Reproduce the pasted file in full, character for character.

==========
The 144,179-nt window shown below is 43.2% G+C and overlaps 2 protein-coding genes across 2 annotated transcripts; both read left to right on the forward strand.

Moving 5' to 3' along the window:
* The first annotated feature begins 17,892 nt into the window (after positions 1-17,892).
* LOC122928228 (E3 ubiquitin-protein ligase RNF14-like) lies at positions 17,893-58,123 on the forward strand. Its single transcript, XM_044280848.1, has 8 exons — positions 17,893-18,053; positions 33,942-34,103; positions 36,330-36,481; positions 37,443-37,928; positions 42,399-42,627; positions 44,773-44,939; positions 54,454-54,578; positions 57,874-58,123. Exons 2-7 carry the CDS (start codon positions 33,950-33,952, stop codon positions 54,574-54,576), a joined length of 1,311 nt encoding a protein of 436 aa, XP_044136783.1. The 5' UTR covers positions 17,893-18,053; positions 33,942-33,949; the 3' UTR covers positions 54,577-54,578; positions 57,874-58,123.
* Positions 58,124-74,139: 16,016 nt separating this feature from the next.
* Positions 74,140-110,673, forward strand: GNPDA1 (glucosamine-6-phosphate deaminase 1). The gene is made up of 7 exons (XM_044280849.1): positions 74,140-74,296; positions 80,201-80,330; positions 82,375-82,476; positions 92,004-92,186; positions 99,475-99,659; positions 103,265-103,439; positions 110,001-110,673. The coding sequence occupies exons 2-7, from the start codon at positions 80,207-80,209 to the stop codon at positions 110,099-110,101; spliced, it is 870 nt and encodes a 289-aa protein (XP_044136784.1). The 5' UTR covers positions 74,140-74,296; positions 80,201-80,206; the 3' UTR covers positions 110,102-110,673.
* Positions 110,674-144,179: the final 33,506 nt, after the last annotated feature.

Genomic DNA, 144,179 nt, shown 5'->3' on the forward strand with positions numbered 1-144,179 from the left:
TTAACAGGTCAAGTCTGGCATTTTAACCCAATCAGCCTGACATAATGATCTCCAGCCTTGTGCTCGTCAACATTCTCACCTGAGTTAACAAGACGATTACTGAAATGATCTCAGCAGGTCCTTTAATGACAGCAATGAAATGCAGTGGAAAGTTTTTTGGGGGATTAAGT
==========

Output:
The 144,179-nt window shown below is 43.2% G+C and overlaps 2 protein-coding genes across 2 annotated transcripts; both read left to right on the forward strand.

Moving 5' to 3' along the window:
* The first annotated feature begins 17,892 nt into the window (after positions 1-17,892).
* LOC122928228 (E3 ubiquitin-protein ligase RNF14-like) lies at positions 17,893-58,123 on the forward strand. Its single transcript, XM_044280848.1, has 8 exons — positions 17,893-18,053; positions 33,942-34,103; positions 36,330-36,481; positions 37,443-37,928; positions 42,399-42,627; positions 44,773-44,939; positions 54,454-54,578; positions 57,874-58,123. Exons 2-7 carry the CDS (start codon positions 33,950-33,952, stop codon positions 54,574-54,576), a joined length of 1,311 nt encoding a protein of 436 aa, XP_044136783.1. The 5' UTR covers positions 17,893-18,053; positions 33,942-33,949; the 3' UTR covers positions 54,577-54,578; positions 57,874-58,123.
* Positions 58,124-74,139: 16,016 nt separating this feature from the next.
* Positions 74,140-110,673, forward strand: GNPDA1 (glucosamine-6-phosphate deaminase 1). The gene is made up of 7 exons (XM_044280849.1): positions 74,140-74,296; positions 80,201-80,330; positions 82,375-82,476; positions 92,004-92,186; positions 99,475-99,659; positions 103,265-103,439; positions 110,001-110,673. The coding sequence occupies exons 2-7, from the start codon at positions 80,207-80,209 to the stop codon at positions 110,099-110,101; spliced, it is 870 nt and encodes a 289-aa protein (XP_044136784.1). The 5' UTR covers positions 74,140-74,296; positions 80,201-80,206; the 3' UTR covers positions 110,102-110,673.
* Positions 110,674-144,179: the final 33,506 nt, after the last annotated feature.

Genomic DNA, 144,179 nt, shown 5'->3' on the forward strand with positions numbered 1-144,179 from the left:
TTAACAGGTCAAGTCTGGCATTTTAACCCAATCAGCCTGACATAATGATCTCCAGCCTTGTGCTCGTCAACATTCTCACCTGAGTTAACAAGACGATTACTGAAATGATCTCAGCAGGTCCTTTAATGACAGCAATGAAATGCAGTGGAAAGTTTTTTGGGGGATTAAGT